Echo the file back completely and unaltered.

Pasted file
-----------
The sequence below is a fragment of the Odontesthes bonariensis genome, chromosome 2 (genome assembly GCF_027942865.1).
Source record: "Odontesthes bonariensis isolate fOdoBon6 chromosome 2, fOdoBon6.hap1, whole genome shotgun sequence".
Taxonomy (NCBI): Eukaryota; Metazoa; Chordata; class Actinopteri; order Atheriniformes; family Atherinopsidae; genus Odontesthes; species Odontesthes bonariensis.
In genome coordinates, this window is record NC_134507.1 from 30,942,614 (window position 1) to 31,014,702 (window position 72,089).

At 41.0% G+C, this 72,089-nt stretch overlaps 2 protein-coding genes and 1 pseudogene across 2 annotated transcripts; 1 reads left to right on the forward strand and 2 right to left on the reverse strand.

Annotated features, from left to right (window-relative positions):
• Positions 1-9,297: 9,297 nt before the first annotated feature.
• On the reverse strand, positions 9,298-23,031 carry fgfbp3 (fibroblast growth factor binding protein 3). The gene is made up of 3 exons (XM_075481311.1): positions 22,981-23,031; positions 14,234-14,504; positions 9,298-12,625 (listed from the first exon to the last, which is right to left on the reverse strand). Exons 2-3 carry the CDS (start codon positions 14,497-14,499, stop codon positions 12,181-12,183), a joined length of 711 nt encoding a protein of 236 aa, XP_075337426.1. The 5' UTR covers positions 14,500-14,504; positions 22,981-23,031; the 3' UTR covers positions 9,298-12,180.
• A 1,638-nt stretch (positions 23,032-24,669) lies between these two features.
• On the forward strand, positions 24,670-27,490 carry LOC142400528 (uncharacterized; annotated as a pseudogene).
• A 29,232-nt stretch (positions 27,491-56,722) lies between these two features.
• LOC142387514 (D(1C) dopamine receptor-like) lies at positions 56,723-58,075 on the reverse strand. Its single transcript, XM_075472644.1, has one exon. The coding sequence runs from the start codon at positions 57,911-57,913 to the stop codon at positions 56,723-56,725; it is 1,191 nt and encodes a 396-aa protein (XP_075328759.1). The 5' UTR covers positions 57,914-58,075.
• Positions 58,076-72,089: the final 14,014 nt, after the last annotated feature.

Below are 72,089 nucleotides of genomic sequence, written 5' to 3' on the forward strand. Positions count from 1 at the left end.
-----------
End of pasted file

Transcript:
The sequence below is a fragment of the Odontesthes bonariensis genome, chromosome 2 (genome assembly GCF_027942865.1).
Source record: "Odontesthes bonariensis isolate fOdoBon6 chromosome 2, fOdoBon6.hap1, whole genome shotgun sequence".
Taxonomy (NCBI): Eukaryota; Metazoa; Chordata; class Actinopteri; order Atheriniformes; family Atherinopsidae; genus Odontesthes; species Odontesthes bonariensis.
In genome coordinates, this window is record NC_134507.1 from 30,942,614 (window position 1) to 31,014,702 (window position 72,089).

At 41.0% G+C, this 72,089-nt stretch overlaps 2 protein-coding genes and 1 pseudogene across 2 annotated transcripts; 1 reads left to right on the forward strand and 2 right to left on the reverse strand.

Annotated features, from left to right (window-relative positions):
• Positions 1-9,297: 9,297 nt before the first annotated feature.
• On the reverse strand, positions 9,298-23,031 carry fgfbp3 (fibroblast growth factor binding protein 3). The gene is made up of 3 exons (XM_075481311.1): positions 22,981-23,031; positions 14,234-14,504; positions 9,298-12,625 (listed from the first exon to the last, which is right to left on the reverse strand). Exons 2-3 carry the CDS (start codon positions 14,497-14,499, stop codon positions 12,181-12,183), a joined length of 711 nt encoding a protein of 236 aa, XP_075337426.1. The 5' UTR covers positions 14,500-14,504; positions 22,981-23,031; the 3' UTR covers positions 9,298-12,180.
• A 1,638-nt stretch (positions 23,032-24,669) lies between these two features.
• On the forward strand, positions 24,670-27,490 carry LOC142400528 (uncharacterized; annotated as a pseudogene).
• A 29,232-nt stretch (positions 27,491-56,722) lies between these two features.
• LOC142387514 (D(1C) dopamine receptor-like) lies at positions 56,723-58,075 on the reverse strand. Its single transcript, XM_075472644.1, has one exon. The coding sequence runs from the start codon at positions 57,911-57,913 to the stop codon at positions 56,723-56,725; it is 1,191 nt and encodes a 396-aa protein (XP_075328759.1). The 5' UTR covers positions 57,914-58,075.
• Positions 58,076-72,089: the final 14,014 nt, after the last annotated feature.

Below are 72,089 nucleotides of genomic sequence, written 5' to 3' on the forward strand. Positions count from 1 at the left end.